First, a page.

One solution is for underplantings to be of maximum thickness but minimum height, to suggest a carpet, or at least a shag rug, for the pendulous branches to tumble down onto. Vinca, pachysandra, hardy ginger, and liriope are all possibilities. Another solution is to take advantage of a weeping tree's inherently flexible growth by training the entire tree upward or outward. Then its lower branches are safely out of reach from companion plantings, while the overall form is much rarer and more distinctive than any natural-growth mound.

Where to use it in your garden

This cultivar is showy in form as well as foliage, so site it prominently. If you're letting the tree weep naturally, its branches will quickly reach the ground; the canopy will eventually broaden, because branches will stack up atop each other, and also because, with farther downward growth stopped, their side branches will tend to sprout and grow outward. Could you site the tree atop a retaining wall or a steep slope, and provide additional clear footage through which branches can continue weeping downward? 


Plant in Spring or Fall, ensuring enough water for establishment. Kristin enjoys full sun as well as part shade, but grows faster with more sun. Cornus kousa is tolerant; almost any soil and siting that provides decent drainage and moisture retention is likely to be acceptable. 

How to handle it: The Basics.

'Kristin Lipka's Variegated Weeper' needs no formative pruning or training if you're letting it grow free-range. Just keep any vining weeds from twining up its all-too-conveniently pendulous branches, which will brush the ground and provide ready upward access. And provide outward space so the expanding canopy can develop naturally.

How to handle: Another option—or two!

Branches of weeping trees typically become pendulous quickly as they grow because, at least when young, they have less rigid internal structure. They are unable to support the weight of their lengthening growth, which soon droops downward. "Less rigid internal structure" is another way of saying "much more flexible" and, so, the branches of weeping trees are also unusually easy to tie to external supports. Even though their natural tendency is to droop lower and lower, they are naturals for training higher and higher. 


If you'd like to provide a weeping tree with a greater opportunity to weep, and you don't have the option of planting it at the top of a retaining wall so branches can keep growing downward instead of hitting the ground, you can easily grow the tree to a higher elevation from which its weeping can begin. Tie one or more of the flexible young branches to a sturdy vertical stake; depending on the plant, your stake, and your ambition, you might be able to lead stems upward just a couple of feet, or a couple of yards. Use a permanent stake; although branches of weeping trees do become more rigid as they grow thicker with age, the strength of their wood is usually never the equal of that of their non-weeping brethren.  My favorite training stake is reinforcing rod, it is readily available in lengths up to twenty feet.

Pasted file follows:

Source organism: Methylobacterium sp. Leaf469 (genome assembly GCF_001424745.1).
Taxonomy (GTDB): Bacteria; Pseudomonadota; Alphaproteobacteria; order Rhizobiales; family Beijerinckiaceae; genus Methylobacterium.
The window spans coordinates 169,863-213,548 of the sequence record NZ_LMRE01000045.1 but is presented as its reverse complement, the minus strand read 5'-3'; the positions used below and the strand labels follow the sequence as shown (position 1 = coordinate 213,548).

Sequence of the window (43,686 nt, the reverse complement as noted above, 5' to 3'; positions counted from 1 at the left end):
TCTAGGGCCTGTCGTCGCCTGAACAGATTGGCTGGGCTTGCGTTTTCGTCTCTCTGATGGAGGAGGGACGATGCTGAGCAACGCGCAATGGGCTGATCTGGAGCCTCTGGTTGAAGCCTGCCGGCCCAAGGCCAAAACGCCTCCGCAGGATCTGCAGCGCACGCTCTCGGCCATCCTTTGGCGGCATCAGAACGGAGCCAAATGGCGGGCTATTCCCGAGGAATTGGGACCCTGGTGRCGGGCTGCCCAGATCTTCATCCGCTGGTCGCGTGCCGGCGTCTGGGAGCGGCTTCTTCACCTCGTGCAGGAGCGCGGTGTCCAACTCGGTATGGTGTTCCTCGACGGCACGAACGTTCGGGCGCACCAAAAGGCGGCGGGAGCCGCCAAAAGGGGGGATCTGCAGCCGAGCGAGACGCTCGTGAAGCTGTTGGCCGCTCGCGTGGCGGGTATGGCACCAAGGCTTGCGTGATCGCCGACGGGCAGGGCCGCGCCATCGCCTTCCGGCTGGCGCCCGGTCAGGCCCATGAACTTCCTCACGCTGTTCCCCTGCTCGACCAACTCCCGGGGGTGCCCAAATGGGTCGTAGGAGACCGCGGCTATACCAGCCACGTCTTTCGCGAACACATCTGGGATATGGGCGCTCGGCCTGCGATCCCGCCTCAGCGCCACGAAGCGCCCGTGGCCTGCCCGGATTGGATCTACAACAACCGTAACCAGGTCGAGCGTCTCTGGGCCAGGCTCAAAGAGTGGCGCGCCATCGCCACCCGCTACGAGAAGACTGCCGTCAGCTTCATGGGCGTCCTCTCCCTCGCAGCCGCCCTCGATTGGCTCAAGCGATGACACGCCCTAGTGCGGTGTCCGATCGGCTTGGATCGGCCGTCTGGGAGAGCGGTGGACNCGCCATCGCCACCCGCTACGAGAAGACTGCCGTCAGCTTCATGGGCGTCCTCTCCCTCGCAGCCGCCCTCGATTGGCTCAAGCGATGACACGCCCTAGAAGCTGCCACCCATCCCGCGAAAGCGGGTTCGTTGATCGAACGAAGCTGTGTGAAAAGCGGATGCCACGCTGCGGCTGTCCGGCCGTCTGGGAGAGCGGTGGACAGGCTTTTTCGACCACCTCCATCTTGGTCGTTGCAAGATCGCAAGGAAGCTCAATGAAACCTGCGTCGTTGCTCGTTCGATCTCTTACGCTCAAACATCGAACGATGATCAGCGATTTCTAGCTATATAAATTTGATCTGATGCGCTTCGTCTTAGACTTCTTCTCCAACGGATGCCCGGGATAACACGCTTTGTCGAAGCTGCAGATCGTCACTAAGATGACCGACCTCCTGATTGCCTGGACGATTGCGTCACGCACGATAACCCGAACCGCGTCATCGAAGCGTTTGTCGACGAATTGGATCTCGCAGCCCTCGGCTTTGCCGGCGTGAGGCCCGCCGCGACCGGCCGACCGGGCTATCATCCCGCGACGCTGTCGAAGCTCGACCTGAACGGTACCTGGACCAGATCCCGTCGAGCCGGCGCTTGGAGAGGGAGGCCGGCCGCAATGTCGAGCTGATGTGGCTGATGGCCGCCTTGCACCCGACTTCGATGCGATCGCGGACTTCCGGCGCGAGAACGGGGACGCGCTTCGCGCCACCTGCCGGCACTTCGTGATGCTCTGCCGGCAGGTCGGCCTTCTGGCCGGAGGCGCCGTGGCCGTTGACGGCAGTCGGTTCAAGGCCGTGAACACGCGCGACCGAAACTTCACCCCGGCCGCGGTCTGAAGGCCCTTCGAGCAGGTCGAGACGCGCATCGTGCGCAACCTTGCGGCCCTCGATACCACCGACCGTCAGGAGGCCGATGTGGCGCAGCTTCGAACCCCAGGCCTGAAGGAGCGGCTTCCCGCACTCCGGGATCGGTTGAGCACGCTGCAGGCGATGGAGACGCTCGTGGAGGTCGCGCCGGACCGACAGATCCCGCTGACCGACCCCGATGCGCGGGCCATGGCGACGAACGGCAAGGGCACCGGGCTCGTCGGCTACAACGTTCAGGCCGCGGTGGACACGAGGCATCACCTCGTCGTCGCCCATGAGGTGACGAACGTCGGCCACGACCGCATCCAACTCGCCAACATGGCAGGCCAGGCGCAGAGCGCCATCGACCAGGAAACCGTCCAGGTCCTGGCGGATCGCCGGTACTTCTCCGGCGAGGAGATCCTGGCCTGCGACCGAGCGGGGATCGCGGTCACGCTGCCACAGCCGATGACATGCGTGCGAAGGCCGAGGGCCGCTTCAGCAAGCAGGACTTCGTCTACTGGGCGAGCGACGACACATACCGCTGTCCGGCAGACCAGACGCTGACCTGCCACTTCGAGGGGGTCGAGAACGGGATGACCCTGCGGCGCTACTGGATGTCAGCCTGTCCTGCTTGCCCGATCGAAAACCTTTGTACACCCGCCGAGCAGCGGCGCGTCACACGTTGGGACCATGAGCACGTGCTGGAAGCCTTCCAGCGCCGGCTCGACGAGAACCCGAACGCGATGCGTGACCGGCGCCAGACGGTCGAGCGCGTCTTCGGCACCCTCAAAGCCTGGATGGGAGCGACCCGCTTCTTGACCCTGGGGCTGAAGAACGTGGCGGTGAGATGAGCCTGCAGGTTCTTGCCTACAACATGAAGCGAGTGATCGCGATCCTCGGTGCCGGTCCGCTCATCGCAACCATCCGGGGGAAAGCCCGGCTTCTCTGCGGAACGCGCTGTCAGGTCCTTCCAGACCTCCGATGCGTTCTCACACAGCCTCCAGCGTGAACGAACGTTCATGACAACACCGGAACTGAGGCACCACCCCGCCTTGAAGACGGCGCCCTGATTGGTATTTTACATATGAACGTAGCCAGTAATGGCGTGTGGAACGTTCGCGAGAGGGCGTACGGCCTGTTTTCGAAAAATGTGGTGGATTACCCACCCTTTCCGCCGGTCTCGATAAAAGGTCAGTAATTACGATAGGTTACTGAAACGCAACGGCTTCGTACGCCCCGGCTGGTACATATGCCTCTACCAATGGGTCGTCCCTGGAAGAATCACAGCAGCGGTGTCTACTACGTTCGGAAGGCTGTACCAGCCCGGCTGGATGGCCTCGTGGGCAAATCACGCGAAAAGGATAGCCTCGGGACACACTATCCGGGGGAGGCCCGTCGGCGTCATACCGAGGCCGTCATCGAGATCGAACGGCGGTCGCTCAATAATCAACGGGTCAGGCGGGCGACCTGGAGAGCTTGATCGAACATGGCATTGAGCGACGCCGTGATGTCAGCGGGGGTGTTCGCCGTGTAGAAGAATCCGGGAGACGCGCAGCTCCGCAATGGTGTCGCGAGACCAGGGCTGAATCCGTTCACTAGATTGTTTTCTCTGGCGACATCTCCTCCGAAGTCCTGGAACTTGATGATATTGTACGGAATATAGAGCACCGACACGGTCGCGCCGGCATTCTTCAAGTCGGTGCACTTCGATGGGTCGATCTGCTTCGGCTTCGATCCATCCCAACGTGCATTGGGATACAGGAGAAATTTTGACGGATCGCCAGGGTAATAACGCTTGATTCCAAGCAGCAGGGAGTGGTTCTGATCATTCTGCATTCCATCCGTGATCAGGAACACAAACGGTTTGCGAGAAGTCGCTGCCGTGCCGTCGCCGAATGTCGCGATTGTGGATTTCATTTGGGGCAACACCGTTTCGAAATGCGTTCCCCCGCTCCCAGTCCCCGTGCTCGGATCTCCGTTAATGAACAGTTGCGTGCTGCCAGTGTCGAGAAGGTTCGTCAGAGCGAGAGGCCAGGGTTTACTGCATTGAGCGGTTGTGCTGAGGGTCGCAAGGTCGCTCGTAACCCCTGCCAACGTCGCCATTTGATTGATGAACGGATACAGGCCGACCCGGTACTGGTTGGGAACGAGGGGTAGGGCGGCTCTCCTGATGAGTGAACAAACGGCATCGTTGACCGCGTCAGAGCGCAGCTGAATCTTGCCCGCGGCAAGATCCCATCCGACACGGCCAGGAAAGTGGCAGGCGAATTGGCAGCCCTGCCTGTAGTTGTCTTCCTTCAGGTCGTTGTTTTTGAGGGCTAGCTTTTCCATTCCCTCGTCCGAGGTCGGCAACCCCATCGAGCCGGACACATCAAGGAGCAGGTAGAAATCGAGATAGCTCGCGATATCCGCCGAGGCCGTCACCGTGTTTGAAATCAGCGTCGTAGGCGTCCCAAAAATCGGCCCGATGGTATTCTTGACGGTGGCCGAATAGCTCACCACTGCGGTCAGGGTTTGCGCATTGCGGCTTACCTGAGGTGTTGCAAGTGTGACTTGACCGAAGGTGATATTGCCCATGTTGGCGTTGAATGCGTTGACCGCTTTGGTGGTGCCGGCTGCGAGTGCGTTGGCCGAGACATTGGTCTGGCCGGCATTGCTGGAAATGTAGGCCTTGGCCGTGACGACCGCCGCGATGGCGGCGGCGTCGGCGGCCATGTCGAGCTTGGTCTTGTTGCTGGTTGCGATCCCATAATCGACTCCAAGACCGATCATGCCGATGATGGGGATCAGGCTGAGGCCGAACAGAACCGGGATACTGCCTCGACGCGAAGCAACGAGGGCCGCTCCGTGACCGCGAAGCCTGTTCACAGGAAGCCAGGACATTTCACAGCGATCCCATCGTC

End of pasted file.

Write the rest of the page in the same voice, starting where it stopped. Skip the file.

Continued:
A pair of weeping trees can be quickly trained into an arch, as I'm doing with my pair of Kristins. I've pounded two straight ten-foot lengths of rebar into the ground to make each side, and then I've bent a twenty-foot length of rebar into a roughly-curving arch that I tied to each of the side stakes. Don't worry that the curve of the arch is only approximate. The width of growth of the weeping trees is likely to be a foot or even two across, and will quickly hide irregularities in the curve of the rebar itself.


Arch training is, typically, a late-Summer and early-Fall activity, because the new branches will have completed growing for the season, but will still be flexible enough to be repositioned. I gather weeping stems together around the rebar, and tie them in place—pointing farther up the arch—with twine or clothesline. Don't worry that the leaves are smooshed together and facing inward; they'll be shed in weeks. Next year's crop will face outward.


The tied-up stems will send out side branches readily. You could prune them back, stimulating still more side branches, and helping the arch thicken up. Or include them in the annual Fall retying. Or you could let a few grow naturally, to stream downward like tendrils of hair escaping from an upward "do." 

Quirks and special cases



None. Unlike Cornus florida, Cornus kousa is normally free from pests and diseases.


There are many! Putting aside the hybrids of Cornus kousa with Cornus florida, there are many scores of cultivars of Cornus kousa itself. One source lists over 120, another "just" 93. ('Kristin Lipka's Variegated Weeper' appeared in a collection solely of weeping cultivars of Cornus kousa.) The species is variable from seed; combine that talent with intentional crosses, spontaneous mutations, and generations of attention of fans and breeders, and it's no wonder there are new cultivars in each year's crop of catalogs.


Habits can be dwarf or weeping or both. Leaves can be variegated with white or yellow, in different patterns and degrees. Fall foliage color can be notable. Leaf shape and size can vary, as can that of the bracts that are the "petals" of the flowers. Bract color can be shades of cream and white, as well as pink deepening into rose. Cultivars can have both variegated foliage and rose-colored flowers. The foliage of the the variety angustata is evergreen, but only attractively so in Zone 8. There is even a cultivar whose fruits are yellow instead of the usual red; fittingly, it is called 'Xanthocarpa'.


Two forms are on my radar: The variegation of the foliage of 'Wolf Eyes' is stable and lasts all season; I'm training a pair to frame a large doorway. The foliage of 'Snowboy' is small but exceptionally bright with white variegation; this slow-growing cultivar scorches quickly unless it receives dappled shade.    


On-line and, occasionally, at retailers.


By grafting.

Native habitat

Cornus kousa is native to Korea, but is seen in temperate-climate gardens world-wide. 'Kristin Lipka's Variegated Weeper' was a spontaneous mutation—known as a "sport"—that appeared in Pennsylvania. It was introduced in 2002.